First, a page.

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Discussion Starter · #1 ·
Hi all. I just sailed my 1986 37 from Ecuador to Nuka Hiva. I used my 135 genoa or the asymmetric for the entire crossing. Throughout my trip south and west, I have used my staysail very little, primarily because I am not sure how to properly rig the sheets. With the guaranteed stormy passage to New Zealand looming ahead I want to get this sorted out right.

Perhaps someone can walk me through where the sheets lead?

I have 2 t-tracks on top of my cabintop that have small shafer lead cars but I am not sure where to lead the sheets from there. There are some holes that lead under the dodger into a couple of rope clutches.

The starboard side clutch is full with the mainsheet, main halyard and 2 reefing lines. The fifth outboard most hole leads to a camlock type block with no known function.

On the port side, there are 2 holes under the dodger that lead to a 3 line rope clutch. This clutch is unused and one of the labels says spinnaker on it though I do not use it for my asymmetric. I have one non self-tailing winch on each side of the companionway.

What I normally do is put the portside staysail sheet through the rope clutch and the starboard side through the empty camlock block. Since it is such a pain to thread the sheets through the holes and the rope clutch, I leave the sheets rigged but since I rarely have occasion to use the stay-sail, they are just tied at the base of the mast where they are baking in the sun. When I want to use the sail, I have to go untie them and then retie them to the clew.

I dont like this setup with the sheets being led trough a rope clutch and a cam block. How do you guys do it?

Grant Gardner
s/v Viandante
 

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SV Skalliwag #141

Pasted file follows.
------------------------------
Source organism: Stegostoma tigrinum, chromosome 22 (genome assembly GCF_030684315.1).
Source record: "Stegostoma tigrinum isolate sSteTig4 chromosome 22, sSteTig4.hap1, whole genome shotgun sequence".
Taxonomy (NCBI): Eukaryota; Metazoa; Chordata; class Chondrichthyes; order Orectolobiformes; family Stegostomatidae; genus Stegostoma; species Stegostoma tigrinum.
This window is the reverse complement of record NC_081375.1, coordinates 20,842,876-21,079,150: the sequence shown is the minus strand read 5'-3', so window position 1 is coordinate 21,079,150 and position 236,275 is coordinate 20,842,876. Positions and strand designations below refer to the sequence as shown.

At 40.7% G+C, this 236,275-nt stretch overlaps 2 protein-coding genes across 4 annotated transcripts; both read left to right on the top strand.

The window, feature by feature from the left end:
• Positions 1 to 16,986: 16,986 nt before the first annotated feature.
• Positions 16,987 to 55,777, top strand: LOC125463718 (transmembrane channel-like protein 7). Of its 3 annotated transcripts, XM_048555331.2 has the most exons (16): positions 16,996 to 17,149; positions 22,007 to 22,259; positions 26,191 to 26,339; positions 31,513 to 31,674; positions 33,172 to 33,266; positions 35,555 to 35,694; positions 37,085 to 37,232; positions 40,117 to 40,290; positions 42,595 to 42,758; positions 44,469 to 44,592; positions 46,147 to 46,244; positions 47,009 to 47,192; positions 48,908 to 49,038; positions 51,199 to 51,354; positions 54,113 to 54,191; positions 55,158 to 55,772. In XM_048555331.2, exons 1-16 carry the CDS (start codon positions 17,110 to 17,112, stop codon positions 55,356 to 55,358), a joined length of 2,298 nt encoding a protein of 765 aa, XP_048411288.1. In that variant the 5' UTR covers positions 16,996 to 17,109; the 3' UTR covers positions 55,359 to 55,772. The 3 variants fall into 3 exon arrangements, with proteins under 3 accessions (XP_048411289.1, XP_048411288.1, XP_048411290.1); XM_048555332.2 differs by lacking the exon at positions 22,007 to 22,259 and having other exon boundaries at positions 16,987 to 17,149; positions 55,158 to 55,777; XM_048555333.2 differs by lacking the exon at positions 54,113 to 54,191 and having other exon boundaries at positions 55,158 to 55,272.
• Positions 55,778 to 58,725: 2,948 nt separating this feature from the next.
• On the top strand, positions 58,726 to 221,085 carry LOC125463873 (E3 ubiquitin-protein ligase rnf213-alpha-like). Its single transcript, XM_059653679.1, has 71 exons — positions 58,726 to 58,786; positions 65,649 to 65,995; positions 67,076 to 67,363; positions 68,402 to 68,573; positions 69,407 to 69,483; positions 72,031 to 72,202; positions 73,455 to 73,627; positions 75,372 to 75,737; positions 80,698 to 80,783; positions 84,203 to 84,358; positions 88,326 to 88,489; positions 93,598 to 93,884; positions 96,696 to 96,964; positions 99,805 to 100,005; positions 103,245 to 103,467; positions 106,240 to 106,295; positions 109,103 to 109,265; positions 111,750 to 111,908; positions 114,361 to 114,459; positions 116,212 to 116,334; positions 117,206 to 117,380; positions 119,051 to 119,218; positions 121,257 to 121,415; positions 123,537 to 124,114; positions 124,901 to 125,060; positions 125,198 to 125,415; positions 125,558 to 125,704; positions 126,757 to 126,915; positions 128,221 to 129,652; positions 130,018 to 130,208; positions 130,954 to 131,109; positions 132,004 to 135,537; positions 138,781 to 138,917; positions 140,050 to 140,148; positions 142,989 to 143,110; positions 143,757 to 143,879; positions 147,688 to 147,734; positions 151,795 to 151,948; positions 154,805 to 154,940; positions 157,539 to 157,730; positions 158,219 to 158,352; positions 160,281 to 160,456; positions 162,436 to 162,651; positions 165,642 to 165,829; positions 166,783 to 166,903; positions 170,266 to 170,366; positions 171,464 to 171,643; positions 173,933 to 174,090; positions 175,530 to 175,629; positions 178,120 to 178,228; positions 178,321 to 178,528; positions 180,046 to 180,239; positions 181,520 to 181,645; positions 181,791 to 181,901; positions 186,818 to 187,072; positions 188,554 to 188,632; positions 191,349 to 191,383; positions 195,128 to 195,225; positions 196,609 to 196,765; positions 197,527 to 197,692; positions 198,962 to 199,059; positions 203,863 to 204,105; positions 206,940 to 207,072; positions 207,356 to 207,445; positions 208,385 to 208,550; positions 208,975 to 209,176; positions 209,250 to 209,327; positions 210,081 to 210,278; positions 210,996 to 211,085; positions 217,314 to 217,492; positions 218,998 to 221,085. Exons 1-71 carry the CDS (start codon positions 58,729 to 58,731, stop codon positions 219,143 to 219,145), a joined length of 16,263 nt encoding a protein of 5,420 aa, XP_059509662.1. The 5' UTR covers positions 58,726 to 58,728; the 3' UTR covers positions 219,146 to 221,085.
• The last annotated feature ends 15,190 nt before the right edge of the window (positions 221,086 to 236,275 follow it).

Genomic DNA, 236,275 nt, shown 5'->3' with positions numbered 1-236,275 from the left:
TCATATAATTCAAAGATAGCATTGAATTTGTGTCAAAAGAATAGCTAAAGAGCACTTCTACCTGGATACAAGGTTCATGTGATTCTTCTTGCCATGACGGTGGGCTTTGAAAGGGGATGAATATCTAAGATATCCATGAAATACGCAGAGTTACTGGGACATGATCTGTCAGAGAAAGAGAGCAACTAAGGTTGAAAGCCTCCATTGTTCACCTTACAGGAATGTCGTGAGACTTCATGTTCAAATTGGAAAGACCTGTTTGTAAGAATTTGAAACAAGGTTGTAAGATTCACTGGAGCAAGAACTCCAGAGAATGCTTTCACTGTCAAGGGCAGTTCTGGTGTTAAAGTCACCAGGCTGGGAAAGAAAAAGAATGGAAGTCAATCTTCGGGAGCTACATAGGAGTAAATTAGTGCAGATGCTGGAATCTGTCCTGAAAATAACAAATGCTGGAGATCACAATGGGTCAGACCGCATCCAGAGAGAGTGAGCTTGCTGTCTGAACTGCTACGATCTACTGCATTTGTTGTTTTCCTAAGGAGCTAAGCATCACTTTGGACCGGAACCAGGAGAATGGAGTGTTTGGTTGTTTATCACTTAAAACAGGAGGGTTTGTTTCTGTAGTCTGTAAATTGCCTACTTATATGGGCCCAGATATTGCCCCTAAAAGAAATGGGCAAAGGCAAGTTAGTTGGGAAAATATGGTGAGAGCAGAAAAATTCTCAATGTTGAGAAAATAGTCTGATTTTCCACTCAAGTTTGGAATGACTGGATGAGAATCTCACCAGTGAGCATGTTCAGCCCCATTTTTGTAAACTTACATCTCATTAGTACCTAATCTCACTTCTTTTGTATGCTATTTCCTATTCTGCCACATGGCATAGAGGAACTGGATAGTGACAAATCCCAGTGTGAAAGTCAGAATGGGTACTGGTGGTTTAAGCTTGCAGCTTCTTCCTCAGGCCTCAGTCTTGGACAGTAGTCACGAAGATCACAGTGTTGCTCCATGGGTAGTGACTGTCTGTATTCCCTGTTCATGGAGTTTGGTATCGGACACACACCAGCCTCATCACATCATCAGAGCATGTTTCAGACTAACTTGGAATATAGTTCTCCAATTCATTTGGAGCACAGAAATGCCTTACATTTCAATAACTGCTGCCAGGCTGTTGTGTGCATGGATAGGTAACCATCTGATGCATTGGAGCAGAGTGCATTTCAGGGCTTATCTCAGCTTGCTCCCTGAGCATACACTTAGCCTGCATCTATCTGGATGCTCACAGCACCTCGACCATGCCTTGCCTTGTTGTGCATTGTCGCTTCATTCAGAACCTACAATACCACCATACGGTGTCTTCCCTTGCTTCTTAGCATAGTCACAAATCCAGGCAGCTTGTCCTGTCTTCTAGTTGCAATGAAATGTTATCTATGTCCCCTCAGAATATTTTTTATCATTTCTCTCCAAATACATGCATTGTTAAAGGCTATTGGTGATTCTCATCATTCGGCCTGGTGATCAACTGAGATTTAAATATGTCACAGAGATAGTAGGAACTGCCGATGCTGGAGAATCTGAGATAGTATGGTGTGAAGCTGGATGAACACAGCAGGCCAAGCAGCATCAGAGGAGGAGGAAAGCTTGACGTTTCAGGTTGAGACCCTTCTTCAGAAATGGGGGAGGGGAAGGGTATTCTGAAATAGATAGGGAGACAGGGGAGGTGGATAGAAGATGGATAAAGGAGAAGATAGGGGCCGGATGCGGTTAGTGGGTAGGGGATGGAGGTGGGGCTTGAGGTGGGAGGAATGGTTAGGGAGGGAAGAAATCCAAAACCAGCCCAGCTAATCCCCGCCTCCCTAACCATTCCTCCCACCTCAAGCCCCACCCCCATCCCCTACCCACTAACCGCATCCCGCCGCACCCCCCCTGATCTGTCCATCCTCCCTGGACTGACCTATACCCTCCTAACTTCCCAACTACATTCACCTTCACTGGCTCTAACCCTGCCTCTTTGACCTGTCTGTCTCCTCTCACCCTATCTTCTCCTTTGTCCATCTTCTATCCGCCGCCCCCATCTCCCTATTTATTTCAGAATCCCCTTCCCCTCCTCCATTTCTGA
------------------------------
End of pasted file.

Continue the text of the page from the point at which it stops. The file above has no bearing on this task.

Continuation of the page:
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I don't lead mine thru any clutches. Just lead it thru the Schaefer lead cars straight back to the winch. On my boat you have a fair lead to the STBD most winch on the cabin top. ( you have 2 winches on STBD and one on port?). On the port side I did not have a fair lead so the yard put a fair lead on the structure that the traveler sits on the Port outboard. From there straight to the winch.
If not actively using the staysail just leave the whole mess in its bag on the inner forestay. If you think you will need it deploy it with the headsail. When the wind pipes up roll up the headsail and your left with the main and staysail in service.
 

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Discussion Starter · #3 ·
Thank you Brokesailor. I only have one winch on each side and no fair lead that does not go through a clutch. Not ideal.

Does anyone have a similar setup to the one I have described? If so, how do you work it?
 

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It sounds like you are having much fun already. :)

But you haven't taken control of your boat yet. The previous owners always do random stuff, and it is up to each of us to rig something we understand and we are confident in. I'm glad to hear you are now busy with this task. In the case of my 1987 PSC 37, none of the previous owners had completed the cutter rig setup, and I bought it only last year... after 26 years of the baby stay and running backstays existing (pretty well uselessly). It had no tracks for the staysail sheets, no entry through the dodger, no winches, and no cleats for the sheets. :confused: The previous owners liked it as a sloop, apparently. Your previous owners did something to keep themselves happy, but you don't have to figure out their systems; you have to have one that fits your own purposes.